“When I met Rebecca [De Mornay],” Leonard Cohen told Pico Mayer in 1998, “all kinds of thoughts came into my mind, as how could they not when faced with a woman of such beauty?”
Cohen and De Mornay met around 1987, and by 1992 were seen together at various Hollywood functions while De Mornay’s star rose and Cohen underwent one of his periodical “rediscoveries” by critics and the wider public, with his songs being placed in Oliver Stone’s Natural Born Killers, and Kurt Cobain name-dropping him in Nirvana’s “Pennyroyal Tea.” At one point, they were engaged.
Putting dates on the pair’s relationship is difficult, though a good hard stop might be Cohen’s growing interest in Buddhism and subsequent disappearance to a Buddhist monastery, where he was ordained a monk in 1996. But De Mornay still thinks of her ex-fiancé only with fondness.
“Leonard Cohen was one of the greatest poets, but for me, he was also one of the most important people in my life, and losing him is like losing a limb,” the actress, 57, tells PEOPLE in a statement.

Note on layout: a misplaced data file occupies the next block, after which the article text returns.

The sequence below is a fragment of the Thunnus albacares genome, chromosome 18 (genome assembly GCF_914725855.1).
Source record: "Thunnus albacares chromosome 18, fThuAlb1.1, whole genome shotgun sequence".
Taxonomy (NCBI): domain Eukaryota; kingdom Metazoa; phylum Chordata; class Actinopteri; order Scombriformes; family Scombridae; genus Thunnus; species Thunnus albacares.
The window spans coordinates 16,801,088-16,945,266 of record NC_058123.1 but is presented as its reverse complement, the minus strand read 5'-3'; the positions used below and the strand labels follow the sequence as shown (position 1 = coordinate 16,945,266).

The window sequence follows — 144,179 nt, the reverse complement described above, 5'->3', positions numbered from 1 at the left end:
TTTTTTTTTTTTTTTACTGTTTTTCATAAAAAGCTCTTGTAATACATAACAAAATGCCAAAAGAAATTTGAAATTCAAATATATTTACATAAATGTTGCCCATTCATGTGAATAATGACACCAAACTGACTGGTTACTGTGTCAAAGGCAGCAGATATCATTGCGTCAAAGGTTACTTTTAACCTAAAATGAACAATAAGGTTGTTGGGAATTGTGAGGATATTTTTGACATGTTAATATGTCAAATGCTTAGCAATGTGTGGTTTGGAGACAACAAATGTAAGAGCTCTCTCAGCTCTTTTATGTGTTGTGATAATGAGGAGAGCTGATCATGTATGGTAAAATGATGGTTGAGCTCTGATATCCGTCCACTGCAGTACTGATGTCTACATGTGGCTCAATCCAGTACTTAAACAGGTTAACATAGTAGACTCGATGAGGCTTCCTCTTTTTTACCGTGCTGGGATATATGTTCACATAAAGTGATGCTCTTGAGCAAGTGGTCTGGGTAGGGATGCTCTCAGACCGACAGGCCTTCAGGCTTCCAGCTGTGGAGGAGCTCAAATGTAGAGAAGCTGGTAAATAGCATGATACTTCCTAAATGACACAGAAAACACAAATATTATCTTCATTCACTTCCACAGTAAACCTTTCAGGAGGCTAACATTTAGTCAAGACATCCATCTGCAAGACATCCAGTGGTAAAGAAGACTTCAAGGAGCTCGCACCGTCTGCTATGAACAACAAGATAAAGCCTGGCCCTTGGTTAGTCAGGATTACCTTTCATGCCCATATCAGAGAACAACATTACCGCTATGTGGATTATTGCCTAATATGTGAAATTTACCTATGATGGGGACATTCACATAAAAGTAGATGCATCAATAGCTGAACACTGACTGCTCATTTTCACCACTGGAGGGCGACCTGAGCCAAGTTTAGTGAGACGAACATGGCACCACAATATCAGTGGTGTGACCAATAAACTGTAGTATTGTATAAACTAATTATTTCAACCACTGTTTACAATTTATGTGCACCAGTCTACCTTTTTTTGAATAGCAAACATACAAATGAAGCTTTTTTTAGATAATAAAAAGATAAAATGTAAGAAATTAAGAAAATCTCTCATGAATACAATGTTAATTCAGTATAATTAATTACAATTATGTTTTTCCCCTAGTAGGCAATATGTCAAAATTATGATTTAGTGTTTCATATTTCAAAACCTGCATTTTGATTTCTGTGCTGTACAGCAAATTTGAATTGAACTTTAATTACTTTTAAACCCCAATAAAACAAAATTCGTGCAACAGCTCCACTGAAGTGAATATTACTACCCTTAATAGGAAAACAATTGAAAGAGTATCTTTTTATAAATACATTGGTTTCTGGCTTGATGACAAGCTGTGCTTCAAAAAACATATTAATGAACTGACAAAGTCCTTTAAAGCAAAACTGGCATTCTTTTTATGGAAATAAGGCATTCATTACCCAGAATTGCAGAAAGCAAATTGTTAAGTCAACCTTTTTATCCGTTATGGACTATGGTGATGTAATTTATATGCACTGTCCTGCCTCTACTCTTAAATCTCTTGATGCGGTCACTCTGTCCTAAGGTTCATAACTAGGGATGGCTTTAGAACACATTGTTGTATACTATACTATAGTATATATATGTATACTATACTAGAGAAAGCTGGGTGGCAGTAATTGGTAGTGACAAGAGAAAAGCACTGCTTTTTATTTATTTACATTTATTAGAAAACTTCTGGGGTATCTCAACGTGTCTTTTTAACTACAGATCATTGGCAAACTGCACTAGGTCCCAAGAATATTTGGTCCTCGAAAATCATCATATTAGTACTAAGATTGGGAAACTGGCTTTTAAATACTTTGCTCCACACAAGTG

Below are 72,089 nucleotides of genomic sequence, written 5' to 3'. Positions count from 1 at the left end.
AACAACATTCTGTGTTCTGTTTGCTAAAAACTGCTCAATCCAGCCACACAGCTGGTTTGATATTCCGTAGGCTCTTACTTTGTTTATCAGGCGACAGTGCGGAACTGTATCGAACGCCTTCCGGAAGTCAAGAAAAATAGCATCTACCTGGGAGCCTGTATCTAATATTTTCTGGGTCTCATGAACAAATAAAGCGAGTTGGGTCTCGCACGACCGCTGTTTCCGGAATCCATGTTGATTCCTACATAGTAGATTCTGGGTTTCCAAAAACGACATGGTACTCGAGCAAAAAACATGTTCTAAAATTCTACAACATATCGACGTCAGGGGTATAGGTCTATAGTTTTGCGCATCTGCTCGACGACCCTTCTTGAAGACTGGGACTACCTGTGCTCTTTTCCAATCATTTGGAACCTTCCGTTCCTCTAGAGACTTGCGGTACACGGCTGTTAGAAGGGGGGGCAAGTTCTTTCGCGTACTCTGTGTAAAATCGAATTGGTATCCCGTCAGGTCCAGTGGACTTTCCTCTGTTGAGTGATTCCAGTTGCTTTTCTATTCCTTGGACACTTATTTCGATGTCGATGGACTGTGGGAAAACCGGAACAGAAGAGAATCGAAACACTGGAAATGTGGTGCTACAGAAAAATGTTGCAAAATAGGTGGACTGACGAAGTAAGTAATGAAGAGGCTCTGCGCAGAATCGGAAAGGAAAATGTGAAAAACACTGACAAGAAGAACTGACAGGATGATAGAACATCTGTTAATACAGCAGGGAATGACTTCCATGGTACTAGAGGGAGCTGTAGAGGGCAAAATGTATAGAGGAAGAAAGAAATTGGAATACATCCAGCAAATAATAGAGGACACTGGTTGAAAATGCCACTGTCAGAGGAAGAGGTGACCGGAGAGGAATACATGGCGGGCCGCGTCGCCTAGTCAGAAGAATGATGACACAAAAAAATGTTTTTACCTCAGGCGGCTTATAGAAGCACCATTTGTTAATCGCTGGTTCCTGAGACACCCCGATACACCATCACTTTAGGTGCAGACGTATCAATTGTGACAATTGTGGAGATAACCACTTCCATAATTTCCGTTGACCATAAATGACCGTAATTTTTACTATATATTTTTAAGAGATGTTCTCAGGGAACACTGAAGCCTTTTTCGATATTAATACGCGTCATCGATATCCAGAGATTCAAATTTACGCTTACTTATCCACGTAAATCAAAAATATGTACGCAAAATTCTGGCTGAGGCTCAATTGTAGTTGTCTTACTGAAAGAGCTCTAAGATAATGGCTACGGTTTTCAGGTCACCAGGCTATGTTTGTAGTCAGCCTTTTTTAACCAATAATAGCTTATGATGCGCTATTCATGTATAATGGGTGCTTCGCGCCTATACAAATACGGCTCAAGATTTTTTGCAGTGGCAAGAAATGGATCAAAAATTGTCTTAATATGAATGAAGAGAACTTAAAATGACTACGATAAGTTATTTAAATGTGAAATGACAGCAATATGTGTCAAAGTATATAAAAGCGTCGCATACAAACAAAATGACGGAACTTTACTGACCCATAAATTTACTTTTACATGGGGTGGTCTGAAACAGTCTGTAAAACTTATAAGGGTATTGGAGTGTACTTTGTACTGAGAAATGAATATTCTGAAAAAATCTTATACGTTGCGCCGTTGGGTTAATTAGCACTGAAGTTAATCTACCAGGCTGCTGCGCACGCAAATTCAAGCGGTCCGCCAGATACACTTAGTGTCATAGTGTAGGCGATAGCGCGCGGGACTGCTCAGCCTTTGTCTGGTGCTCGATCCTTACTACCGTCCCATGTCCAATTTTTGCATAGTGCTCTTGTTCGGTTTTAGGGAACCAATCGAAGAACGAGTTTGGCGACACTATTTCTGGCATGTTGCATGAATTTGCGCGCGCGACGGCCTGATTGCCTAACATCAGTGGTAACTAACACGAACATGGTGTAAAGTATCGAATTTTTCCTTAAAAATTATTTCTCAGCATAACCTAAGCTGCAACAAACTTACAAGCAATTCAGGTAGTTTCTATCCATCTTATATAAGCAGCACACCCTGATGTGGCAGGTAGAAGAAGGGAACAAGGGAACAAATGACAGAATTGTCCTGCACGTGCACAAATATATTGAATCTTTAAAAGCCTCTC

“He was my ground, he was my aerial, as he wrote in his song ‘Treaty.’ I really cannot fathom what life will be like without him in it. At least I was able to spend time with him in his last year. He faced death as he faced life: straight on, with honesty, grace, and breathtaking depth of perception. He enjoyed the quiet, simple moments with friends, and being immersed in working on songs. He said in his last interview that he was ready to die, and he said in his last public outing that he would live forever. Both are true. There was no one like him, and there never will be.”
Cohen died Monday at the age of 82 and was buried in a traditional Jewish rite next to his parents, grandparents and great-grandparents, according to his wishes.
Reporting by SARAH MICHAUD